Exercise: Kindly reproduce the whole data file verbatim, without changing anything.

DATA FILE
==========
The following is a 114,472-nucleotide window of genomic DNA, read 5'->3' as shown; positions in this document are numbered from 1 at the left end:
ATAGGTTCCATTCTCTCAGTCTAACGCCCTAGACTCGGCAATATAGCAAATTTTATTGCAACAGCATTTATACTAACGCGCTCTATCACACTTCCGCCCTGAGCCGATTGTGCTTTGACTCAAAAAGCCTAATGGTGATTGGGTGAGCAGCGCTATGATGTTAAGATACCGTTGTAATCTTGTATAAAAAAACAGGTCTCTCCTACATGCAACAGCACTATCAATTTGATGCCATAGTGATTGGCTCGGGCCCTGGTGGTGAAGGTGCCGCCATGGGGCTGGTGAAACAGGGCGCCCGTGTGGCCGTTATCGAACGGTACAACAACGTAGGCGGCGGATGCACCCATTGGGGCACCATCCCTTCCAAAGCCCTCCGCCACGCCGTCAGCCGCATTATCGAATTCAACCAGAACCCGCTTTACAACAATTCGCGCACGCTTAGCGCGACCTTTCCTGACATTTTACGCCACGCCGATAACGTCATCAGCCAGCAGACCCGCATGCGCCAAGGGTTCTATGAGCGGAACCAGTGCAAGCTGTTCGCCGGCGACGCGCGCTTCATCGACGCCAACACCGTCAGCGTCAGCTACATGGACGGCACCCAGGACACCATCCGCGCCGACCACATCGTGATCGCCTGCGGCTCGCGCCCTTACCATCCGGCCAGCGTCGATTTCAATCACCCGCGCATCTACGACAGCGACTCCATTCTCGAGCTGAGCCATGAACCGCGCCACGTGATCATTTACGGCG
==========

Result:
The following is a 114,472-nucleotide window of genomic DNA, read 5'->3' as shown; positions in this document are numbered from 1 at the left end:
ATAGGTTCCATTCTCTCAGTCTAACGCCCTAGACTCGGCAATATAGCAAATTTTATTGCAACAGCATTTATACTAACGCGCTCTATCACACTTCCGCCCTGAGCCGATTGTGCTTTGACTCAAAAAGCCTAATGGTGATTGGGTGAGCAGCGCTATGATGTTAAGATACCGTTGTAATCTTGTATAAAAAAACAGGTCTCTCCTACATGCAACAGCACTATCAATTTGATGCCATAGTGATTGGCTCGGGCCCTGGTGGTGAAGGTGCCGCCATGGGGCTGGTGAAACAGGGCGCCCGTGTGGCCGTTATCGAACGGTACAACAACGTAGGCGGCGGATGCACCCATTGGGGCACCATCCCTTCCAAAGCCCTCCGCCACGCCGTCAGCCGCATTATCGAATTCAACCAGAACCCGCTTTACAACAATTCGCGCACGCTTAGCGCGACCTTTCCTGACATTTTACGCCACGCCGATAACGTCATCAGCCAGCAGACCCGCATGCGCCAAGGGTTCTATGAGCGGAACCAGTGCAAGCTGTTCGCCGGCGACGCGCGCTTCATCGACGCCAACACCGTCAGCGTCAGCTACATGGACGGCACCCAGGACACCATCCGCGCCGACCACATCGTGATCGCCTGCGGCTCGCGCCCTTACCATCCGGCCAGCGTCGATTTCAATCACCCGCGCATCTACGACAGCGACTCCATTCTCGAGCTGAGCCATGAACCGCGCCACGTGATCATTTACGGCG